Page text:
DEL MAR – Struck with the reality of COVID-19 and stay-at-home orders, educators across the county are learning to adapt to a new, remote world of teaching. And one very small school in Del Mar is rising to the occasion.
The Winston School in Del Mar is managing to connect students with each other, their teachers and even their emotional support animals through technology – with members of their board and school family even donating a total of $35,000 to help maintain the school’s distance learning program and provide financial assistance.
Even before closing their doors on March 13, the Winston School in Del Mar was primed to adapt, according to Head of School Dena Harris. Because of its small size and already technology-focused approach, the school was able to hit the ground running when the time came to react to the pandemic.
The school serves students with special learning needs from across the county, and prides itself on a very individualized approach to learning, with a body of only 96 kids.
And now Winston is looking to keep that approach alive, through one-on-one, three-on-one, five-on-one and 15-person classes all online, through platforms like Google Hangouts.
Teachers are turning to multiple platforms, digital materials, and a flipped classroom concept – a blended learning strategy that essentially involves students processing content on their own first and then discussing it in class. According to Harris, the kids have had no problem adapting to the new range of platforms.
“The kids were already used to this,” she said.
And because the school’s director of technology had the foresight to download the school’s materials onto the cloud several weeks before the school closed, teachers already had the tools to get started right away.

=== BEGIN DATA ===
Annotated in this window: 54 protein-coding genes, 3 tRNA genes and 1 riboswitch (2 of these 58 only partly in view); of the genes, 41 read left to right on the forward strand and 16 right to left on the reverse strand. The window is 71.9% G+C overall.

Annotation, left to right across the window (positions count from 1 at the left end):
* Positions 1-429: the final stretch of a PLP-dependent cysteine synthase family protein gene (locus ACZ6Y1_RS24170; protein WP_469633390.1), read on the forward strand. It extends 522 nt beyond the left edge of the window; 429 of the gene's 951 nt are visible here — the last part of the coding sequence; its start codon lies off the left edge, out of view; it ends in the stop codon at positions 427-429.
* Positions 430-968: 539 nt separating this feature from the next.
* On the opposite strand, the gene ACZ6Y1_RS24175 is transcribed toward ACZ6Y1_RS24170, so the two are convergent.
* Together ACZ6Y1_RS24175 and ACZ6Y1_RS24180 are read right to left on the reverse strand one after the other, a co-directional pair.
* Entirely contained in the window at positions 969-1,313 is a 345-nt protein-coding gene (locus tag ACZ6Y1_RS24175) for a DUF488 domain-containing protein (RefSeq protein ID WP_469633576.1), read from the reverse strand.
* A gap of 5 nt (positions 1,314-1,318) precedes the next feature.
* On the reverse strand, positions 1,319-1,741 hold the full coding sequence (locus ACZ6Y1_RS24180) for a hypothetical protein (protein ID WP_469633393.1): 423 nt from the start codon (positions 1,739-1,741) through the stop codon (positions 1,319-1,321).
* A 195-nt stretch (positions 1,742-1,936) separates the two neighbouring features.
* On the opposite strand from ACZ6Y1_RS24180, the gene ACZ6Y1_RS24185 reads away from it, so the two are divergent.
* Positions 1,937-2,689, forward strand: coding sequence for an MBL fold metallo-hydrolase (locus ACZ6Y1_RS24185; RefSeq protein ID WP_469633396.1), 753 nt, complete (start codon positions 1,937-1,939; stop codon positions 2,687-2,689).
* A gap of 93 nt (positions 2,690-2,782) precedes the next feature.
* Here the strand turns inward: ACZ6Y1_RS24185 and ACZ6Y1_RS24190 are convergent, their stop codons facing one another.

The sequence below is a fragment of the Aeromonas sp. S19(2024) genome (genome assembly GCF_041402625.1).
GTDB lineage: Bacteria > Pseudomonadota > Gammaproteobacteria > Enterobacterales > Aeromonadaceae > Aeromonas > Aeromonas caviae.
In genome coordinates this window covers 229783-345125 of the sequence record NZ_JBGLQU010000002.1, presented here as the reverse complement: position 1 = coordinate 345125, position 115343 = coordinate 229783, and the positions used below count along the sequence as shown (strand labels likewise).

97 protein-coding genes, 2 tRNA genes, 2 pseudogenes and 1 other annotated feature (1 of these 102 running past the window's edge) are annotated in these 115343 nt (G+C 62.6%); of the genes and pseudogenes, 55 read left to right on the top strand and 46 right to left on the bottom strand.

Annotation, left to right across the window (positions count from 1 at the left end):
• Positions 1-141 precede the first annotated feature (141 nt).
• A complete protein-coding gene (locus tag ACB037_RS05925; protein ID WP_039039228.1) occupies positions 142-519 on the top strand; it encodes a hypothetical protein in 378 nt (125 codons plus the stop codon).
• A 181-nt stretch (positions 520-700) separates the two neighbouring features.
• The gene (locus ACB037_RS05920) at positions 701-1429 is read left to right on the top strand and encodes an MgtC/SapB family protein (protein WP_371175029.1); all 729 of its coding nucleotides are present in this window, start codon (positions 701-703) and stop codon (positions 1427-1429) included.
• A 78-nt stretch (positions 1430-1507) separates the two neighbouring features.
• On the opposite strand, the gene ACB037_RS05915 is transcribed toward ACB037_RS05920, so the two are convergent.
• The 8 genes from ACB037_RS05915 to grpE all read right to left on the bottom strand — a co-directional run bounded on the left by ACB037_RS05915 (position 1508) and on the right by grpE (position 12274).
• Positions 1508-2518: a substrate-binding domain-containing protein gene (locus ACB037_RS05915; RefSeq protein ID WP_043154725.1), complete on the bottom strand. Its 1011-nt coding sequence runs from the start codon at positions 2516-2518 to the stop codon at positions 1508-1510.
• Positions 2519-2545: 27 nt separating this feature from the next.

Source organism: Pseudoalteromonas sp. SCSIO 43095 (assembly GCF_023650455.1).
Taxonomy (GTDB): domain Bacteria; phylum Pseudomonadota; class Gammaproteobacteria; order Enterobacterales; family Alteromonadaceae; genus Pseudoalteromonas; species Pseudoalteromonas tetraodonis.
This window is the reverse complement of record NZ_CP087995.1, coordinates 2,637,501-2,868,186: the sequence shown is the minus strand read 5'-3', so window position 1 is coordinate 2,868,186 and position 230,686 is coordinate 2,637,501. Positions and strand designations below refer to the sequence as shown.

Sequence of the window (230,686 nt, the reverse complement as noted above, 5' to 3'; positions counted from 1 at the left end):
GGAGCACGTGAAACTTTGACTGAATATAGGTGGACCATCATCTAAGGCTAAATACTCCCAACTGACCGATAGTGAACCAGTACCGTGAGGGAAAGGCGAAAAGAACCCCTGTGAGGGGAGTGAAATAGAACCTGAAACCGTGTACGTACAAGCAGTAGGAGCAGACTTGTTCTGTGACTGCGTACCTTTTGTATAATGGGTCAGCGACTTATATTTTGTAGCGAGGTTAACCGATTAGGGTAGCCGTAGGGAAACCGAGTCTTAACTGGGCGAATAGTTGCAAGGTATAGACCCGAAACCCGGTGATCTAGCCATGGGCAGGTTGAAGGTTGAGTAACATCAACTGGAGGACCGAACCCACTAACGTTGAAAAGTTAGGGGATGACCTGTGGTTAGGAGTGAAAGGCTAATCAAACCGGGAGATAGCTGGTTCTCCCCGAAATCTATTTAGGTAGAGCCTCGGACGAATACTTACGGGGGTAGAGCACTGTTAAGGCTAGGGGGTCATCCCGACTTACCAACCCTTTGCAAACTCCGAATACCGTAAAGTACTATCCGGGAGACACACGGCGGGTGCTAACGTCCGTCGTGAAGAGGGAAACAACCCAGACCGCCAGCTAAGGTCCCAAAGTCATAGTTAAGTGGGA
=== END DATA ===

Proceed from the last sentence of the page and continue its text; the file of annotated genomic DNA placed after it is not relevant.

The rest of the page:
It has helped that the school’s inner circle has stepped up to the plate. Since the school shut its doors, it has received a $25,000 donation from its Board President to contribute to its new distance-learning program and $15,000 for its scholarship program – which will help provide flexibility to parents who might be struggling financially during these uncertain times. They also received an additional $10,000 from one of the school’s families, also for the distance learning program.
Harris said the school has kept in touch with leaders from the other private schools in the area to help smooth the transition, including La Jolla Country Day, Santa Fe Christian and Cathedral Catholic.
“The private schools are really stepping up – we’re sharing ideas, talking about how to help families in need,” she said. “That group has been critical for me, and encouraging on how everybody is doing this shift as gracefully as possible.”
For the time being, Harris said the students are taking the changes in stride, and even keeping touch with their therapy animals – the students are used to having a couple of rabbits, mini horses and therapy dogs around as comfort, and they will continue to have that support. Despite the whirlwind of changes, Harris said the response from students so far has been “very positive.”
“It doesn’t mean they don’t express their concern or worry, but I think it’s completely natural and normal,” she said. “And knowing they have someone to talk to and they can get a hold of us…I think that’s really reassuring.”